Research, research, research and choose agents thoughtfully! Better to query ten to twenty agents with queries customized to them, following their submission guidelines, reflecting why you’d love to work with that agent (but don’t be creepy…) than sending a hundred “Dear Agent” copy/paste queries to the whole industry.

5) You've just decided to represent an author and the contract is signed. What steps do you take to prep the manuscript for submission to publishers?

Step one is to send the author a thoughtful edit memo detailing the work I’d like them to do to strengthen the manuscript. Sometimes this includes re-reading and offering in-line notes, other times I start with a memo and save my re-read and any additional detailed edits for my next read, once they’ve worked on the matters of pacing, plot holes, and/or character development that I suggested.

6) What is your strategy for a client whose manuscript isn't selling?

As we start to get passes from editors, I think about the feedback they’re sharing and discuss with my client whether there’s a direction for revision before we go wider—either a consistent concern across editors or even just something one or two mentioned that resonates with either of us. Once that work is done (or if there’s nothing in the passes to suggest a revision is needed), I resend the project to more editors. Any time I do resends, I’m thinking about what houses and editors will be right for this manuscript. I am tenacious in going to as many places as necessary to find a good home, but at the same time, I’m thinking of my client’s entire career, not just this manuscript – I don’t want to submit to a place that I can’t trust, or that has no proven track record of breaking out a book in my client’s genre or building authors to grow their careers, etc. When we hit that point, then we set the manuscript aside, grieve with some chocolate or wine or pizza (or all three)… and dive into the next!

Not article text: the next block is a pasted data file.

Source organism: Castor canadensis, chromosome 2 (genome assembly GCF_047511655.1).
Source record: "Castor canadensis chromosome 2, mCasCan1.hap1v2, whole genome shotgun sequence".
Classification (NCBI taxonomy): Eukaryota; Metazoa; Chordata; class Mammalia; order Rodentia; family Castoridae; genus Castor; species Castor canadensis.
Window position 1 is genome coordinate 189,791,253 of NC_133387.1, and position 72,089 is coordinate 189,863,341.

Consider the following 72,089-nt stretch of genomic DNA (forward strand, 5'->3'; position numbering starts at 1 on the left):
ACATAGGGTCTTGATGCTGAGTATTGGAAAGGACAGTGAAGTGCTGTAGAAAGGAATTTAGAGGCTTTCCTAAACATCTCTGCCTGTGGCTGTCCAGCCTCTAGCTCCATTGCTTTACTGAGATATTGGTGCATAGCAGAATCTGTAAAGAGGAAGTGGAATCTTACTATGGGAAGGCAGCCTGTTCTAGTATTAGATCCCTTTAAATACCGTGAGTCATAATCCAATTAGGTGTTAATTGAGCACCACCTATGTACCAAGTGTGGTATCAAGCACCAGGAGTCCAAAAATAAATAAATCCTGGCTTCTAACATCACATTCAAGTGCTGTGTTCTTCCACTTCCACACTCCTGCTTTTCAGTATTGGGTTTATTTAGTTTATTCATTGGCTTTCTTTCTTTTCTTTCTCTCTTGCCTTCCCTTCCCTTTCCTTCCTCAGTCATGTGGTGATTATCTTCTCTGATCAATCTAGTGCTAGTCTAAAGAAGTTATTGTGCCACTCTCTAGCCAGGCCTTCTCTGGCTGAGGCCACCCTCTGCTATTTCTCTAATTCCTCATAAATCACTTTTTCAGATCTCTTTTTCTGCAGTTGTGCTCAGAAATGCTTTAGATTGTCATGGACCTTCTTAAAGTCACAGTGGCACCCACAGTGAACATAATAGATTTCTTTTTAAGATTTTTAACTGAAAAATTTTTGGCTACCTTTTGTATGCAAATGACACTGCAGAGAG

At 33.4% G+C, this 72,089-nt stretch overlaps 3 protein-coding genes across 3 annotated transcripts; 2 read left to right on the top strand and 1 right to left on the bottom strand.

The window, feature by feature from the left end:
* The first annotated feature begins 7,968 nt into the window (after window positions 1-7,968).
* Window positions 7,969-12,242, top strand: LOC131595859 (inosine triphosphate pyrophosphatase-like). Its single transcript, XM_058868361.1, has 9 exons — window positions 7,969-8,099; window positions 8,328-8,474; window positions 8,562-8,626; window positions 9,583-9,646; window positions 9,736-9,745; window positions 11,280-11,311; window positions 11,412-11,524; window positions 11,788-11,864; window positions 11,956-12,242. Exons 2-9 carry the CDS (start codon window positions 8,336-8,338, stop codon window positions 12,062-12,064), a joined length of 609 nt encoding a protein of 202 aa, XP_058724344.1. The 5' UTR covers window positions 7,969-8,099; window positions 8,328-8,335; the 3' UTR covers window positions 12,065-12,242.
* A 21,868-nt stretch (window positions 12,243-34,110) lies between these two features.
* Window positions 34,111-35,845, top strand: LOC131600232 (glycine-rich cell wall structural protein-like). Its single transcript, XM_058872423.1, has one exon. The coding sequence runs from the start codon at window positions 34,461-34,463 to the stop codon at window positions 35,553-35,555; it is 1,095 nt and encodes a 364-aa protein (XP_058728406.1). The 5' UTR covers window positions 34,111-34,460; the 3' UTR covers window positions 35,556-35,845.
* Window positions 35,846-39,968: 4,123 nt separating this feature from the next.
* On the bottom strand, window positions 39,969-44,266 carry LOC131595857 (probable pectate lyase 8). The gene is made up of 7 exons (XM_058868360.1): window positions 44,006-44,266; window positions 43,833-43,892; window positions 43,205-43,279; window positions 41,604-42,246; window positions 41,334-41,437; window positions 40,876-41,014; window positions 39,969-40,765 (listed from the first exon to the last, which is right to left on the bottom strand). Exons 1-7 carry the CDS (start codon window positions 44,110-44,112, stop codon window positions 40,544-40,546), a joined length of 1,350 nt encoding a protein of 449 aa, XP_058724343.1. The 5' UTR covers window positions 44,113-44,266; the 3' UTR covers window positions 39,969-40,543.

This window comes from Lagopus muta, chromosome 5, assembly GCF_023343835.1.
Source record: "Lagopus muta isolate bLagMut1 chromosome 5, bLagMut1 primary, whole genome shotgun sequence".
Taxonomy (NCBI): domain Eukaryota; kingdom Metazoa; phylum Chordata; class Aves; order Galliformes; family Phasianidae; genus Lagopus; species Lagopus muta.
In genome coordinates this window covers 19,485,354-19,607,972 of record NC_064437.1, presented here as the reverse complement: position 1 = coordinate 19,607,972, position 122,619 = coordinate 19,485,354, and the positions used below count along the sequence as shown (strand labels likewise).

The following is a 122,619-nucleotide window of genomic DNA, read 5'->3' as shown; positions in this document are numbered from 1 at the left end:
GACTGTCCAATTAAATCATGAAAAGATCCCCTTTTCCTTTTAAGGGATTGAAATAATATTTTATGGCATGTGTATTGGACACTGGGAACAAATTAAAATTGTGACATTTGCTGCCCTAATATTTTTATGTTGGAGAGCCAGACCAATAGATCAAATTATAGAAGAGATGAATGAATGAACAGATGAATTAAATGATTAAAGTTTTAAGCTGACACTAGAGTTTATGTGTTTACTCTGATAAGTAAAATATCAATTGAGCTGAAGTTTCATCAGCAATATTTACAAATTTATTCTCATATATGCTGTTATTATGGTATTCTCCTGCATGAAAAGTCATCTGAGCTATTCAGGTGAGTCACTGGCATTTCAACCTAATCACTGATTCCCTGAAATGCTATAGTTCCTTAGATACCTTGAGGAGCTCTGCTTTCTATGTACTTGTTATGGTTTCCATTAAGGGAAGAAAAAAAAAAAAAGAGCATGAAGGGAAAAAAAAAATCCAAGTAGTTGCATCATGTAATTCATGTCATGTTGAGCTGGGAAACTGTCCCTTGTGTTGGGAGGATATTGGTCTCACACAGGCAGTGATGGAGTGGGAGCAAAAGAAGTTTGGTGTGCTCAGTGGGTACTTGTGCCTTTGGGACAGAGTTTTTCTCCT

7) What's the best (non-client) book you've read recently, and how did it hook you?

I recently read AMERICAN DIRT by Jeanine Cummins, coming in January 2020 from Flatiron. It absolutely lives up to all the early buzz: rich prose, yet reads like a thriller, yet with the authenticity of nonfiction, offering a heartbreaking yet utterly necessary portrait of what refugees from South and Central America are running from—and running through—as they head for hope in this country.

8) Can you tell us about an exciting author you're working with at the moment?

I am working with several exciting authors!!! But I’ll mention a few who have second books coming out next year, because second books never get as much love as debuts! W.M. Akers’ WESTSIDE SAINTS is the second genre-bending mystery featuring Gilda Carr, a detective who wants to solve tiny mysteries in an unexpected version of Jazz Age NYC, but always gets begrudgingly involved in much bigger, time-twisting cases. Megan Collins’ BEHIND THE RED DOOR is a dark and gorgeously written thriller about a young woman struggling with acute anxiety whose world is turned upside down when a famous childhood kidnapping victim goes missing again, triggering troubling dreams—but are they dreams, or memories? And THEY NEVER LEARN by Layne Fargo is a fierce, fearless revenge thriller about a college professor who has been killing the worst men on her campus for years, unsuspected, but now all those deaths are starting to catch up with her. It’s going to be a THRILLING year for readers!